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Measure Anything with a Camera and Software 208

Posted by CmdrTaco
from the clever-ideas dept.
Kevin C. Tofel writes "Using a simple concept, iPhotoMEASURE software can measure any objects you can take a picture of. Include a printout of a 7.5- or 15-inch square in the photo and the software can measure any distance or object in the pic to within 99.5% accuracy. Although geared towards contractors, there's any number of consumer usage scenarios as well. Enough to justify a $99 price tag? Jury's still out on that."
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Measure Anything with a Camera and Software

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  • Unfortunately... (Score:5, Insightful)

    by avalys (221114) on Wednesday February 07, 2007 @09:48AM (#17919934)
    I thought this was some kind of cool new perspective-based algorithm or something, but it turns out you have to be able to get close enough to the object to stick a label of known dimensions on it. The software justs compares the size of the label with the size of the object you're measuring. I'm not paying $99 for that.

    There are already a number of laser rangefinders with compasses built-in that can do the same thing using simple trig.

    • Re: (Score:3, Informative)

      by jbreckman (917963)

      It might have to do something trickier. If you look at their example:

      http://jkontherun.blogs.com/.shared/image.html?/ photos/uncategorized/iphotomeasure.jpg

      They measure objects that are two distances from the camera. (The garage, and the windows on the house which are a few feet forward). Since they are closer, they would appear to the camera as slightly larger, making the software inaccurate. So, either the software doesn't work, or it does do some trickery.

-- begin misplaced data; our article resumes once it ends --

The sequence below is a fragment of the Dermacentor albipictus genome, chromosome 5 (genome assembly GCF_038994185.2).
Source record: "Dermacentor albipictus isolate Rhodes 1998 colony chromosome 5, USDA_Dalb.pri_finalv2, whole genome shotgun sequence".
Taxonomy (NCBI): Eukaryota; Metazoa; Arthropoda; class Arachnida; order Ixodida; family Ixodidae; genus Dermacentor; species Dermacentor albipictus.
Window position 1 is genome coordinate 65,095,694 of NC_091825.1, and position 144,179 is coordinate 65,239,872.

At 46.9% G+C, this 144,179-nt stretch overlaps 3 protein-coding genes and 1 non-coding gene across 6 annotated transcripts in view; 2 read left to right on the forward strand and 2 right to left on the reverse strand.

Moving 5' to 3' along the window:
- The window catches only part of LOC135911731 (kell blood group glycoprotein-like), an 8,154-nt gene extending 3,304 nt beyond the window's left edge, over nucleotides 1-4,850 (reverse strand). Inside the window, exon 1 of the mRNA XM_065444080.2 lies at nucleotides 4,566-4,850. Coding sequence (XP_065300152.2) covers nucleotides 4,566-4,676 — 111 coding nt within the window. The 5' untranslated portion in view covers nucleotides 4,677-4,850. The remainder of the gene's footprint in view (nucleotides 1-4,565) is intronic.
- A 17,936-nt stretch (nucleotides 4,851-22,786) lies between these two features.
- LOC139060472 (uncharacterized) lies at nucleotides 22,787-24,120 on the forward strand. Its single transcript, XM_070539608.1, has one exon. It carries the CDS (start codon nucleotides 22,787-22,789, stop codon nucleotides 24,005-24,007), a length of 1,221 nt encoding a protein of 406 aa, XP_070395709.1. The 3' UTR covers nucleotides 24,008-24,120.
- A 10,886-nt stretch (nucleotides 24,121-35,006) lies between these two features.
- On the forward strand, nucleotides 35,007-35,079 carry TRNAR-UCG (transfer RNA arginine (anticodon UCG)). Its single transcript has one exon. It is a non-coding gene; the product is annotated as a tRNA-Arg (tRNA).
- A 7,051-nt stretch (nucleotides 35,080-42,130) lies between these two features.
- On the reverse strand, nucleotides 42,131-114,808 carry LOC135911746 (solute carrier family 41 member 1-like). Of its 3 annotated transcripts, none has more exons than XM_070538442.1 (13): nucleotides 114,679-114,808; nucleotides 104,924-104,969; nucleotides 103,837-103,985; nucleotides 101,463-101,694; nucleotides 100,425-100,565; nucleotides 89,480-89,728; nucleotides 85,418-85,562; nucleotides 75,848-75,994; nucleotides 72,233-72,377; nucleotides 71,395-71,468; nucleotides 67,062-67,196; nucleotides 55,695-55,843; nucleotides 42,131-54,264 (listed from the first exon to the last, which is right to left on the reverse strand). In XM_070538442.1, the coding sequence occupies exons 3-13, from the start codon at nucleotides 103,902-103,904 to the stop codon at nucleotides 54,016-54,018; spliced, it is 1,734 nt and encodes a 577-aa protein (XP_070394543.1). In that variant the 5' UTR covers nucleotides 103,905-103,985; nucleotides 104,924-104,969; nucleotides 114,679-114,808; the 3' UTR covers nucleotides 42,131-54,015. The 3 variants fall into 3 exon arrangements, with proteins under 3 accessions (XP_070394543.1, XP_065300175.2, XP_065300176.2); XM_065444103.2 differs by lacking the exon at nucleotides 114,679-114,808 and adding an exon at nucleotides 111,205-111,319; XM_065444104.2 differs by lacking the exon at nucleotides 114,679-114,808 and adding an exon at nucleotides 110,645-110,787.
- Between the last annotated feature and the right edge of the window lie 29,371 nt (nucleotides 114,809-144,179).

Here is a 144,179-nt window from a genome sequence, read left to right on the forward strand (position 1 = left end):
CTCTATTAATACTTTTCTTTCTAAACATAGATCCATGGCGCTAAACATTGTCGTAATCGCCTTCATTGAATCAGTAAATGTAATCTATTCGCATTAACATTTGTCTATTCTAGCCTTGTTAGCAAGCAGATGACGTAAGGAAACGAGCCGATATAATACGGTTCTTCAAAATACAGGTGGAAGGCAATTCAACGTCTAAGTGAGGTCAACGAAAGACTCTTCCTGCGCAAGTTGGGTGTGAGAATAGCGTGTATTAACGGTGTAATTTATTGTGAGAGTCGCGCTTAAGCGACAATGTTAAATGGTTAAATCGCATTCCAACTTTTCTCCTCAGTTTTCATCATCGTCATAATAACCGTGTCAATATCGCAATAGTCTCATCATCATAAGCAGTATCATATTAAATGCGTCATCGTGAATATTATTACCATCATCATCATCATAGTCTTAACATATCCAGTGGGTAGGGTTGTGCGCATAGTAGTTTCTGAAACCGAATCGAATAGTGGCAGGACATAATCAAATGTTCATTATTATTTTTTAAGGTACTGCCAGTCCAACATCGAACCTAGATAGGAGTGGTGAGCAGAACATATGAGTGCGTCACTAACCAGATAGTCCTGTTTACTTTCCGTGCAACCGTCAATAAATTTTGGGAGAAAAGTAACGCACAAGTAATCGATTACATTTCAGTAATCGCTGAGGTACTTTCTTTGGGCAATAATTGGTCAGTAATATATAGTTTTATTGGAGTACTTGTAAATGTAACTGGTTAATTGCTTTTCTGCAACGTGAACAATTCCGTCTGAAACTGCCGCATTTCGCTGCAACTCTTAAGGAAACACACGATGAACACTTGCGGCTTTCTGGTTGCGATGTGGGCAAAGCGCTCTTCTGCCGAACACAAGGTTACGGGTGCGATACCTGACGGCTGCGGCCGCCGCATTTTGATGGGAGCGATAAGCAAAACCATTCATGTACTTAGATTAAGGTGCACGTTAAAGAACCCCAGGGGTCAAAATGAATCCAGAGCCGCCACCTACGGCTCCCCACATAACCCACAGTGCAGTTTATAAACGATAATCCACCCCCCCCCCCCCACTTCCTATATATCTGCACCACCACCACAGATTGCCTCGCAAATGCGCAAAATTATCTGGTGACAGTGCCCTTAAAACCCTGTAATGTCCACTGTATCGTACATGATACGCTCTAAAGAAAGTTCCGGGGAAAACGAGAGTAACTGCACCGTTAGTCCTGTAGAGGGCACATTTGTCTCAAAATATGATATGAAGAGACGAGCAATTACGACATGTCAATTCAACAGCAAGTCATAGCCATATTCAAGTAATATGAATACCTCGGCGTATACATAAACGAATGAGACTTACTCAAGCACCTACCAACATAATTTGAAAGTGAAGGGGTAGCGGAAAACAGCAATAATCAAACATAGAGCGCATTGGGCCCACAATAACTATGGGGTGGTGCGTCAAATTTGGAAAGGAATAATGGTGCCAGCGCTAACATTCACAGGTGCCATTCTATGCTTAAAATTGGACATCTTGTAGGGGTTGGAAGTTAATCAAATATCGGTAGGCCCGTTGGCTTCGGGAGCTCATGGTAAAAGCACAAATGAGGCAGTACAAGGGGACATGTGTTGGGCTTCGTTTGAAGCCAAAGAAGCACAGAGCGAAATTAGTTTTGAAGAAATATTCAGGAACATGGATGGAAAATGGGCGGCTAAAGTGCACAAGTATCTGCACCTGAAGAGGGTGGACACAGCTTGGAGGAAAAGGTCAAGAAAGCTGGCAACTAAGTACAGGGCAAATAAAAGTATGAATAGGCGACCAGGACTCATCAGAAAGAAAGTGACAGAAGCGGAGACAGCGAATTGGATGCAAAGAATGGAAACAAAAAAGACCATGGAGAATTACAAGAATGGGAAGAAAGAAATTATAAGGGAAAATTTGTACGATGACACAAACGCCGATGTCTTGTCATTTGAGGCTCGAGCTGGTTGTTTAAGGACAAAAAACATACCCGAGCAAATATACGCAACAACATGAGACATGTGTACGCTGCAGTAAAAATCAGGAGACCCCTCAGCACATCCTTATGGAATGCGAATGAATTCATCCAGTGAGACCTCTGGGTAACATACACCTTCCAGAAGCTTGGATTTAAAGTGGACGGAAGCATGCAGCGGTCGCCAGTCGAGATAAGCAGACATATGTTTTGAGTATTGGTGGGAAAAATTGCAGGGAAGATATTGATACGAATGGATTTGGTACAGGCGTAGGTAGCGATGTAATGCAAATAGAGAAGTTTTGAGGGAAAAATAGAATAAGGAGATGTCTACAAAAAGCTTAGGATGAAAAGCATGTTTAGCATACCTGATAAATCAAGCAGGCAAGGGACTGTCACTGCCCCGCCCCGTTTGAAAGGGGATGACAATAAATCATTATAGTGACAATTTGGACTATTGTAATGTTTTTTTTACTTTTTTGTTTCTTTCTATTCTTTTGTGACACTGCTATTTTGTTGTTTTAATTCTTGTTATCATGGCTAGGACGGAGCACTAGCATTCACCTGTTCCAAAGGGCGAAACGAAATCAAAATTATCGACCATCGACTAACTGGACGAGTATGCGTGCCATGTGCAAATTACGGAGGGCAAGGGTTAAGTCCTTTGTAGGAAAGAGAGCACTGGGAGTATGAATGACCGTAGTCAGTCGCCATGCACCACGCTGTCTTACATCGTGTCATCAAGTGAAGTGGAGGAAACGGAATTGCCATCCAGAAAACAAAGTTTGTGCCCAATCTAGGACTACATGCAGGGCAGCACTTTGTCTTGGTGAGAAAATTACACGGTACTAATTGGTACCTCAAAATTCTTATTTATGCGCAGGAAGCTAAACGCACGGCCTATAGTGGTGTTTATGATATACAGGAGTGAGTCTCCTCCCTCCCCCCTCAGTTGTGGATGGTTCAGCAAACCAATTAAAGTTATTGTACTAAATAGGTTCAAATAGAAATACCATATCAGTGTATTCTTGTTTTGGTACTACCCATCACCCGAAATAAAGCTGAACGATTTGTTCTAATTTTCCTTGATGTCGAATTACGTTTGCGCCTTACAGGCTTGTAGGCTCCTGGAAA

• by Kadin2048 (468275) <slashdot.kadin@NOsPam.xoxy.net> on Wednesday February 07, 2007 @10:21AM (#17920284) Homepage Journal
        That link doesn't work (at least, not for me). I think it looks at the referer and won't let you deeplink to the image. You have to go through the blog to see it:
        http://jkontherun.blogs.com/jkontherun/2007/02/how _to_measure_.html [blogs.com]

        Looking at that photo, I'm not buying that it can measure all those distances from a single photo. I think there is some advertising hyperbole going on here. I get that you could measure all those distances and dimensions, using multiple photos -- one each of every flat surface, moving the target each time so it's the same distance from the camera as the surface being measured -- but I don't think it would work from a single photo.

        The only way you could measure everything from a single photo like that, would be if the camera was stereoscopic, or had some other form of depth perception. Otherwise, as you noticed, there's no way for it to know that the window that's closer to the camera is not really bigger than the garage door that's further away.
        • Re: (Score:2, Informative)

          by hobbes75 (245657)
          I agree. There is no way the software can figure out the measurements, unless their "DigiTarget" sheet is in the same plane as all the points between which distances need to be measured. It could in (science fiction like) theory use assumptions of orthogonal planes (walls to floor) to help but this is not a solved problem in AI and even then would not work in general.
          So the "hard" part in this software remains to automatically (hopefully it is automatic) find the DigiTarget and calculate a "more or less aff
        • Re: (Score:2, Informative)

          by ArtuRocks (956605)
          A comment [blogs.com] posted to that blog addresses that:

          Yes - it must take foreshortening into account. Briefly what it does is calibrate the camera's parameters (field-of-view for one) from the reference DigiTarget image which has known dimensions, and generates a perspective transformation from that. This should be a simple exercise in computer vision. Notice how it only measures horizontal and vertical lengths. This is because these have particularly special invariance properties under a perspective transfor
          • by ceoyoyo (59147)
            You could do that with the example of a rug, or any flat surface that's not perpendicular to your line of sight, by measuring the distortion of the reference square. BUT, you can't take into account things that do not lie on the same plane as that reference.

            If you have a flat wall with that target on it you can correct for perspective on the bottom and top of that wall, but you can't figure out the dimensions of another wall that's closer or farther from the camera.